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In Re Sandra N., Petitioner-Appellant v. Administration For Children's Services

New York Supreme Court Appellate Division, First Department


February 28, 2013

IN RE SANDRA N., PETITIONER-APPELLANT,
v.
ADMINISTRATION FOR CHILDREN'S SERVICES, ET AL., RESPONDENTS, SEAMEN'S SOCIETY FOR CHILDREN AND FAMILIES, ET AL., RESPONDENTS-RESPONDENTS.

Matter of Sandra N. v Administration for Children's Servs.

Decided on February 28, 2013

Published by New York State Law Reporting Bureau pursuant to Judiciary Law § 431.

This opinion is uncorrected and subject to revision before publication in the Official Reports.

Tom, J.P., Sweeny, Renwick, Abdus-Salaam, Manzanet-Daniels, JJ.

Order, Family Court, New York County (Douglas E. Hoffman, J.), entered on or about July 22, 2011, which, inter alia, denied and dismissed petitioner great grandmother's petition for custody of the subject children, and transferred custody and guardianship of the children to the respective agencies and the Commissioner of Social Services for the purpose of adoption, unanimously affirmed, without costs.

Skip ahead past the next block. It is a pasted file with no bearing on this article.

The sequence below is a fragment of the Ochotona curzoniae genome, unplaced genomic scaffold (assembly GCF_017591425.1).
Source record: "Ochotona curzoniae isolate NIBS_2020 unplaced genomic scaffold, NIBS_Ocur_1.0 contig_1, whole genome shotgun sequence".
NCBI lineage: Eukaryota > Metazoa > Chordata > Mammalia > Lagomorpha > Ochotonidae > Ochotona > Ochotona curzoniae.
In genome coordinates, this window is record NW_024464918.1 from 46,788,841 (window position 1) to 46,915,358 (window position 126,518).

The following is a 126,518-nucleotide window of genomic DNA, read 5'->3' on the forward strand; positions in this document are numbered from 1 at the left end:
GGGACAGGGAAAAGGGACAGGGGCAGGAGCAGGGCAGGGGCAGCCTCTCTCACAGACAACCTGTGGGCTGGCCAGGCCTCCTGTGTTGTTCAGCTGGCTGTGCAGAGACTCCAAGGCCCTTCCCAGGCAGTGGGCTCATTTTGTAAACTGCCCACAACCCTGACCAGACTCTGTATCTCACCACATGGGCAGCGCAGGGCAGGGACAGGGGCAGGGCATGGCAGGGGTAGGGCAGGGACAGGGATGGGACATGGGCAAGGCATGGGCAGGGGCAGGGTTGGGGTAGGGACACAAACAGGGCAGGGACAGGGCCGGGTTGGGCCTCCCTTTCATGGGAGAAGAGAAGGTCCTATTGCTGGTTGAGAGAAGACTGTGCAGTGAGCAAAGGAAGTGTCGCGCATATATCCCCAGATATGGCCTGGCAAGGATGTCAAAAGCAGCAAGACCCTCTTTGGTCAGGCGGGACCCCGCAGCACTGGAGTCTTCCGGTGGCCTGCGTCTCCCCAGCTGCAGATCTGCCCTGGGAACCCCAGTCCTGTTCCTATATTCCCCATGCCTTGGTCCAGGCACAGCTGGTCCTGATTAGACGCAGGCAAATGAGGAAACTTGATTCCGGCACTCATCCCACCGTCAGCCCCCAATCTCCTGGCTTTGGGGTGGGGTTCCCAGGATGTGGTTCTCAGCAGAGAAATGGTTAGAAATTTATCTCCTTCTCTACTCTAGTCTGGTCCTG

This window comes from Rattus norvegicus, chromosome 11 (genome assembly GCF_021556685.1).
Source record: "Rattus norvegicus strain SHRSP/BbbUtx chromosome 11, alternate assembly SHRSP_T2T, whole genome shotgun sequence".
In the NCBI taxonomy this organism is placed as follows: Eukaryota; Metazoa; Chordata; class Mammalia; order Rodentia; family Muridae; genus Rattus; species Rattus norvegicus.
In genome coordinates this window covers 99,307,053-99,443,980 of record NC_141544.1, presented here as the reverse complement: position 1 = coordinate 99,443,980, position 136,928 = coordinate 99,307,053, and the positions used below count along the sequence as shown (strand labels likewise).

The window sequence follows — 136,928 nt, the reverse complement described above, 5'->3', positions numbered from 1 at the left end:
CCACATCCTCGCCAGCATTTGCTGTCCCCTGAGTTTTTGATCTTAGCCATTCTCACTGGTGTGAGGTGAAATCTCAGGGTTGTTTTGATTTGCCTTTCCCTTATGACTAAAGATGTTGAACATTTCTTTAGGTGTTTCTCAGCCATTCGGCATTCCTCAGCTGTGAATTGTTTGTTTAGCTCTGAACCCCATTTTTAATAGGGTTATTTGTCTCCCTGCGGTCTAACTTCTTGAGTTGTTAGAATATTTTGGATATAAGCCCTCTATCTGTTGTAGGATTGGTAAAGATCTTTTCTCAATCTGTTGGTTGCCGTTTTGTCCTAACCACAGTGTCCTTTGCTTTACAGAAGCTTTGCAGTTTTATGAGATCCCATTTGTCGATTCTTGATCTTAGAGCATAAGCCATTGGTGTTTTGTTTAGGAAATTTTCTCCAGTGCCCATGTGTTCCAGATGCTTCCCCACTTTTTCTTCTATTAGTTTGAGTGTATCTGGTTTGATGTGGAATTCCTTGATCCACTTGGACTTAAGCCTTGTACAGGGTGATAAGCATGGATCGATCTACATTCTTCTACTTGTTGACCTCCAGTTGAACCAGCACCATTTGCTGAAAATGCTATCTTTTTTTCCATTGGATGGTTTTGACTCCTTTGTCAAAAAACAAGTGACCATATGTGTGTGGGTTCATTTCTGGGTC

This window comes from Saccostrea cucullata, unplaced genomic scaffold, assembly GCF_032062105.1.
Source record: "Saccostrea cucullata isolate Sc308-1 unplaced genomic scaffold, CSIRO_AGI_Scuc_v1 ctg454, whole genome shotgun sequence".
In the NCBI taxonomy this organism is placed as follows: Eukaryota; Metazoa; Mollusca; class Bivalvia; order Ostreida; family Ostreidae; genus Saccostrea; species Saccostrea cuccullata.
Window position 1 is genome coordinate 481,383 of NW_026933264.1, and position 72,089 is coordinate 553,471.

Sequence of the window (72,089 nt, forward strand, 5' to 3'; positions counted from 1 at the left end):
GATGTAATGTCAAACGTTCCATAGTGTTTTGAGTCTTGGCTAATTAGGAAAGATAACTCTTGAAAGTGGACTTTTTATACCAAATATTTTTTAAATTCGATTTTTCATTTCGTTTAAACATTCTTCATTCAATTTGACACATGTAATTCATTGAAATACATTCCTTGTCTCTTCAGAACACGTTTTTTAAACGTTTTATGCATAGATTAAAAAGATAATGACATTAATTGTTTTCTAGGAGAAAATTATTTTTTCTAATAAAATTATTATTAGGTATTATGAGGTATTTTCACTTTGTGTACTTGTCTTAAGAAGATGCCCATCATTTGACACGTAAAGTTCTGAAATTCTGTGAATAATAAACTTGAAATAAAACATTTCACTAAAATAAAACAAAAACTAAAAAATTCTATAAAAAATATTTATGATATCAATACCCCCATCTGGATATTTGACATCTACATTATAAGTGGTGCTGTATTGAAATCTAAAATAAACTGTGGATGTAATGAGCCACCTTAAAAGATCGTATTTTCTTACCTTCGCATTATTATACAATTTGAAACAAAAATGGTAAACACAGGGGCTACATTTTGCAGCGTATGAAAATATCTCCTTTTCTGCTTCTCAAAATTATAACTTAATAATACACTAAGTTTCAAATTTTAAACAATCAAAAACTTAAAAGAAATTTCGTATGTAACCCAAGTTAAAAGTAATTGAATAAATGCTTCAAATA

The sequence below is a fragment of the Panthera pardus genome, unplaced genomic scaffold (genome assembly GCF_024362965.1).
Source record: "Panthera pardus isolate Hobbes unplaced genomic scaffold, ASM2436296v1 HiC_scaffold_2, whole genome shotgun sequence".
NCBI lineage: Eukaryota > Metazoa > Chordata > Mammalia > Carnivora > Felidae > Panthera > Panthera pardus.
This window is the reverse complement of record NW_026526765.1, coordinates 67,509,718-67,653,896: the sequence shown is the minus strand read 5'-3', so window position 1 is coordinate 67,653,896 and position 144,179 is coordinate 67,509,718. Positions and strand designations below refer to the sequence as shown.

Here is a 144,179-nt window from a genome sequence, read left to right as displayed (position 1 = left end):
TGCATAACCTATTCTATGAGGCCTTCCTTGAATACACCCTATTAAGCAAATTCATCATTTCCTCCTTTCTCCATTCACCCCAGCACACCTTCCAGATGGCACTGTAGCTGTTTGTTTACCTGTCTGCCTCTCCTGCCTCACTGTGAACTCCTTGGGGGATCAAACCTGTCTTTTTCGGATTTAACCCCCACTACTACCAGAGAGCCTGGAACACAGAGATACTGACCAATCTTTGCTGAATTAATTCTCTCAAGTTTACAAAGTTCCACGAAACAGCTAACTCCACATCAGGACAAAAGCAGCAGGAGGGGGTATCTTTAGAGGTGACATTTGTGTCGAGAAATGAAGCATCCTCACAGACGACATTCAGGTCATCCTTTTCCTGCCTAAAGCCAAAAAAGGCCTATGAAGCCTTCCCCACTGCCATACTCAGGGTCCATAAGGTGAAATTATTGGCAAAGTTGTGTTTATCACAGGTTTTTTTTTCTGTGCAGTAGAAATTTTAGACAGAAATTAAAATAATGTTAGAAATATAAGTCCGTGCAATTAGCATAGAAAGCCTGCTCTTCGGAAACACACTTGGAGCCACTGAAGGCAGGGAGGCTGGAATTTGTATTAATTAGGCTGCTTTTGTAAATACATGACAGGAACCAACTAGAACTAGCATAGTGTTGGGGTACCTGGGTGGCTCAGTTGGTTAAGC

The court properly determined that it was in the best interests of the children to deny the petition and to free each child for adoption by their respective foster mothers, with whom each child has lived since shortly after birth (see Eschbach v Eschbach, 56 NY2d 167, 171 [1982]). There is no presumption that it is in a child's best interest for custody to be awarded to a relative (see Matter of Star Leslie W., 63 NY2d 136, 147-148 [1984]), and the record demonstrates that each child has thrived in their foster homes, and both foster parents have tended to the needs to the children and have expressed a love for the child in their custody and the desire to adopt. Although the court-appointed expert expressed some reservations concerning one of the foster parents, the court properly determined that there was no ambivalence in her love for the child and the desire to adopt him (see Matter of Louise E.S. v W. Stephen S., 64 NY2d 946, 947 [1985]). Moreover, the expert noted that petitioner had minimized the children's problems, namely, one child's special needs and the other child's language and development delays.

THIS CONSTITUTES THE DECISION AND ORDER OF THE SUPREME COURT, APPELLATE DIVISION, FIRST DEPARTMENT.

ENTERED: FEBRUARY 28, 2013

CLERK

20130228

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